In the first seven months of 2015, automakers recalled more than 34.5 million vehicles in the United States -- more than in any similar time period except the first seven months of 2014. The surge in recalls is driven in part by recalls related to Takata airbags. So far this year, about 14 million vehicles equipped with the rupture-prone airbags have been recalled.
The large number of recalls is also the result of increasingly aggressive action by government regulators. In the past, regulators often relied on automakers to report defects to them. They are now apparently taking a tougher stance. Recently, Fiat Chrysler was hit with multiple penalties totaling $105 million for a series of safety problems including Jeep gas tanks that have been linked to numerous deadly fires.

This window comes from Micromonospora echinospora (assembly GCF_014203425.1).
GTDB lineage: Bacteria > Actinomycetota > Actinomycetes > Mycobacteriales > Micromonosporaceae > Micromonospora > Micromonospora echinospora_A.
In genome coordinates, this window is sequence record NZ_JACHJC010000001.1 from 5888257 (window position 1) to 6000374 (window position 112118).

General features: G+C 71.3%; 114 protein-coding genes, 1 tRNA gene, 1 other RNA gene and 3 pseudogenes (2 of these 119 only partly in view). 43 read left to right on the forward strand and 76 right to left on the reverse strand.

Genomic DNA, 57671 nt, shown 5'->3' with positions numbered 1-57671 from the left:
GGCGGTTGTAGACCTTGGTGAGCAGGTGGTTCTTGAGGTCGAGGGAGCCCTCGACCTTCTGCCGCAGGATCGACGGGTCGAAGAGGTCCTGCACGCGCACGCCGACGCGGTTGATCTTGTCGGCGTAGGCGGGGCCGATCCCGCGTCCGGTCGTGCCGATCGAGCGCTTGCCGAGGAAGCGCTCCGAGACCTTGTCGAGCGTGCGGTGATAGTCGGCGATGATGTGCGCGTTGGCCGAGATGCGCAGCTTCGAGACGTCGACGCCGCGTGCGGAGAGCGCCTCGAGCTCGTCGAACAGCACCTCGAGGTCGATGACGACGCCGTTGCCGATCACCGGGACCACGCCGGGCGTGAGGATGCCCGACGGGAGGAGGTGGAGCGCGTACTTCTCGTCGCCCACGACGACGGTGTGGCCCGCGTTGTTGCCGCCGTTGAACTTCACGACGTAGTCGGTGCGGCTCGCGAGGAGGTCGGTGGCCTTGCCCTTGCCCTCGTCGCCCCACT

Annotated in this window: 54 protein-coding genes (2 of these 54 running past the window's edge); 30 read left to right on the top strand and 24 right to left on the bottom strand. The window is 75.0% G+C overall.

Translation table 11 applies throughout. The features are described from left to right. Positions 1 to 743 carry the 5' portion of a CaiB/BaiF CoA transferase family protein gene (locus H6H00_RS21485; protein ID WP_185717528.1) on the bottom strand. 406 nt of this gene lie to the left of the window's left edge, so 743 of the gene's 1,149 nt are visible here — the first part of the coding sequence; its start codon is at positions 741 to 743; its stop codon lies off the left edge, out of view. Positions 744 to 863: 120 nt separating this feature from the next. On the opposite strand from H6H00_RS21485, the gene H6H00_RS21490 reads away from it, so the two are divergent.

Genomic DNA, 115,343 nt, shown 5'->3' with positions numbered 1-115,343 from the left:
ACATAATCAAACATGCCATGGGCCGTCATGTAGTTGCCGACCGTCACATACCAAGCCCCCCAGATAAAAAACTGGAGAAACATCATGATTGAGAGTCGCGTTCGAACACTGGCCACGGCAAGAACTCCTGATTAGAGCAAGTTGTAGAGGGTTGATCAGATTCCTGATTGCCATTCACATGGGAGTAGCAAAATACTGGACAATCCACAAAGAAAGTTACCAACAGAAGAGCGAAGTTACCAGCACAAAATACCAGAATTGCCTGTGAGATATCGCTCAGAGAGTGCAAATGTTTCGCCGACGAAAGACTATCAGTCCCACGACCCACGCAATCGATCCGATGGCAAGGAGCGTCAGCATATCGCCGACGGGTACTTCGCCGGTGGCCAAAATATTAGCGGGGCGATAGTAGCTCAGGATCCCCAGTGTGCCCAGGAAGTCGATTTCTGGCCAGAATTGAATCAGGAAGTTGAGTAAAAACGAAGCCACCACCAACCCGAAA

When an automobile design defect results in death or serious injury, the automaker, component part manufacturer or both can be held accountable in a product liability lawsuit. The victim or victim's family must prove the vehicle or part in question was unreasonably dangerous when put to its intended use. The manufacturer can be liable for damages if the defect was a substantial factor in causing the accident to occur, or if it caused enhanced injuries in the crash. This latter type of lawsuit is sometimes called a "second collision" case, because it focuses on the occupant's collision with the interior of the vehicle when the crash occurs.
Product liability suits against automobile manufacturers are complex. They require expert testimony from design experts and accident reconstructionists. An individual considering such a lawsuit may wish to consult a law firm that has experience in this area.
Source: Wall Street Journal, "Surge in U.S. Car Recalls Continues," Mike Spector & Tom McGinty, Aug. 6, 2015